Why, among Britain's East African "properties", did Kenya become the focus of land speculation and real-estate deals?
In 1895, the British government took over the failed Imperial British East Africa Company and established a Protectorate over present-day Kenya. The first order of business was to build a railway connecting the East African coast to the headwaters of the Nile in Uganda.
Driven by prevailing imperial anxieties -- the raging Scramble for Africa -- the railway idea bore the fevered logic of a Foreign Office mandarin after a beer-sodden lunch: whoever controlled the Nile's headwaters controlled Egypt and therefore the Suez Canal and therefore India.
The Uganda railway was completed in 1901. Not only was it a messy idea, it was also ridiculously over budget. A howl sounded from the House of Commons in London. Someone had to pay. The Foreign Office in Whitehall turned to the Protectorate's administrators in Nairobi. The Nairobi administrators cast an appraising eye over Masailand. And both came around to the idea of white settlement as a final solution. Kenya would become a "White Man's Country".
The Foreign Office had long insisted on the paramountcy of native rights in areas "under British protection". It was, in fact, at the heart of the very idea of Protectorate -- the superior notion that it was ultimately a good thing for "inferior races" to come under British protection.
Words became the currency of conquest; it was logic chasing meaning, justifying dispossession. More farce than conquest, its architects turned words on their head and, if even that were not possible, created institutions for the words.
Tribes were "discovered" or invented. "Chiefs" were created where they did not exist. "Treaties" to transfer land into British hands were made retroactively and "signed" by said chiefs, instructed to place an inky thumb-print on a piece of paper.
"Borders" were created on paper and physically demarcated only years later.
When tested, colonial "justice" exposed the absurdity of it all. The Masai court ruling of 1913, which Hughes abbreviates in her book, is a classic example. The Masai had gone to court challenging the 1911 agreement that led to their eviction from the northern reserve. The case proper was never heard. Instead, a three-judge Bench sitting in Mombasa ruled it had no right to rule.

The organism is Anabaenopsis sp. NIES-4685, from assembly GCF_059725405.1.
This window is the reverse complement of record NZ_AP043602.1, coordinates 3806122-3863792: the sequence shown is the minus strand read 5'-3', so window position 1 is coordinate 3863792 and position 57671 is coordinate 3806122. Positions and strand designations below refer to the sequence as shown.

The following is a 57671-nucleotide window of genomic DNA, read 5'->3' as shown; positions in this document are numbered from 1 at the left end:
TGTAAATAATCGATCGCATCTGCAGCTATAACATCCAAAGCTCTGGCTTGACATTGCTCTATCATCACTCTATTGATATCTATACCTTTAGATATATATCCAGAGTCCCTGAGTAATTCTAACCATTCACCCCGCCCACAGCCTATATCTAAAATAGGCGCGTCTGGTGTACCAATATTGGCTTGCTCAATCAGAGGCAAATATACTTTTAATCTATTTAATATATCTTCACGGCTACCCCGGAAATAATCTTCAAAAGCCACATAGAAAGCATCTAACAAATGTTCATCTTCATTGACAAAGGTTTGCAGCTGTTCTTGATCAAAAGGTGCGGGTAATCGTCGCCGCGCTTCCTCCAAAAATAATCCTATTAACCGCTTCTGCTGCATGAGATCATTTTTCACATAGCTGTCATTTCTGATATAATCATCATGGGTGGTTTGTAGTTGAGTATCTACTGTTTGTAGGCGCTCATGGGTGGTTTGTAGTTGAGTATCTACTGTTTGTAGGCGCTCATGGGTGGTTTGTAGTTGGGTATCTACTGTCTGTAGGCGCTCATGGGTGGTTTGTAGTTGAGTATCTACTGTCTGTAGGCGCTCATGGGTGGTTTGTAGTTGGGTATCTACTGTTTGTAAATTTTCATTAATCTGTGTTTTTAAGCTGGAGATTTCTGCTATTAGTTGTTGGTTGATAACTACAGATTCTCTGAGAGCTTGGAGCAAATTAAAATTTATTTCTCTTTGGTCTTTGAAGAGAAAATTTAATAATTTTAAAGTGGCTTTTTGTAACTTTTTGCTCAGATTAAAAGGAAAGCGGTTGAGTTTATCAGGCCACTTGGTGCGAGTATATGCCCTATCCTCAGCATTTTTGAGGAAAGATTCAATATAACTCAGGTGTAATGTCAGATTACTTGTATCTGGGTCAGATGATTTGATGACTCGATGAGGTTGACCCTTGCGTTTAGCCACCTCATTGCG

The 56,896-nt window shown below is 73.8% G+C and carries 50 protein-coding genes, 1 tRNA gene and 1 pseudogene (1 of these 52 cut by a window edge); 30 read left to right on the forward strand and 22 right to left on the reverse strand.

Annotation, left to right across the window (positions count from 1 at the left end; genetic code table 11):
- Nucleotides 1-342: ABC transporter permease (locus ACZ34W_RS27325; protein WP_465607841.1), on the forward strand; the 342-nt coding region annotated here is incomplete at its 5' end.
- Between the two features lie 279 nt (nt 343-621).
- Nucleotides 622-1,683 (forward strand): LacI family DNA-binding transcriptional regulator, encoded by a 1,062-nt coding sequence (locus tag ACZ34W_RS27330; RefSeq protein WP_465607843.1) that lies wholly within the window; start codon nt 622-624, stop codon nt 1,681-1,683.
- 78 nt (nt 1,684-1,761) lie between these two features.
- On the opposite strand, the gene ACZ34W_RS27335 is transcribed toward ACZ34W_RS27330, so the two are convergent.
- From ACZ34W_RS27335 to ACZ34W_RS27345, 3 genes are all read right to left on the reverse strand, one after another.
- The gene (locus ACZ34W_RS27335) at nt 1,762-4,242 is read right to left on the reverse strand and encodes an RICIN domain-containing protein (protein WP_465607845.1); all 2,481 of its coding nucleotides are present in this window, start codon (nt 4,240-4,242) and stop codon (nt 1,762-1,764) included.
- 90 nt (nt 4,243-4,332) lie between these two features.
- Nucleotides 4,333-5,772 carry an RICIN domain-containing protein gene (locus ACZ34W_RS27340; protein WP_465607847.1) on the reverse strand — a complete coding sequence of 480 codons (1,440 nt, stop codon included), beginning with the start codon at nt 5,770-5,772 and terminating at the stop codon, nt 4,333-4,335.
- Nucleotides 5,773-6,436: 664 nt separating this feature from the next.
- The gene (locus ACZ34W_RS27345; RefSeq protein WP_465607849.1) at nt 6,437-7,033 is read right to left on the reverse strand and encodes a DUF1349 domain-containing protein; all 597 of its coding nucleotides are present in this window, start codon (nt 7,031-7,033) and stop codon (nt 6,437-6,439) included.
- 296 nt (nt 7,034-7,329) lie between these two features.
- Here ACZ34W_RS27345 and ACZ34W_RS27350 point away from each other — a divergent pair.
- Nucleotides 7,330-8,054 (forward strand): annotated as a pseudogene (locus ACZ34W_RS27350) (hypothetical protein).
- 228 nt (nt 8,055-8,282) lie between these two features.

Hughes, in her thesis, notes: "The Maasai Agreements were ruled to be not agreements but treaties which were Acts of State. They could not therefore be challenged in a local court. It was impossible for the appellants to seek to enforce the provisions of a treaty..."
"No one," declared Justice Morris Carter while making the judgment, "[can] force the Crown to take territory it does not want to take."
Moving the Maasai is about conquest by the pen. However, when Hughes makes the argument that the Masai were placed at a severe disadvantage by their illiteracy, she misses the point. They never stood a chance. The record merely conferred respectability on an enterprise that would otherwise have been uncomfortably naked. There never was any doubt about the outcome of the 1913 court case.
Over the years, the Masai have lodged several appeals for the return of their lands. The most significant were lodged in 1932 at the Kenya Land Commission (headed by Carter, the same judge who had ruled against them in 1913). During the independence negotiations at Lancaster House, the Masai made another appeal for the return of the same lands. At that time, the British said they had a "moral obligation" to the Masai but had relinquished it to the incoming independence government.
In between, more dispossession had taken place: large areas of Masailand were excised and turned into national parks, game reserves and mineral prospecting areas, for which the Masai received little or no compensation.
Now, 100 years on as Masai activists prepare to sue again, there is talk that the case may be "out of time". The word games never stop.
•Kantai is a writer based in Nairobi. Shortlisted for the Caine Prize for African Literature in 2004. He is working on a non-fiction investigative book on the eviction of settlers in the Mau Forest complex in Kenya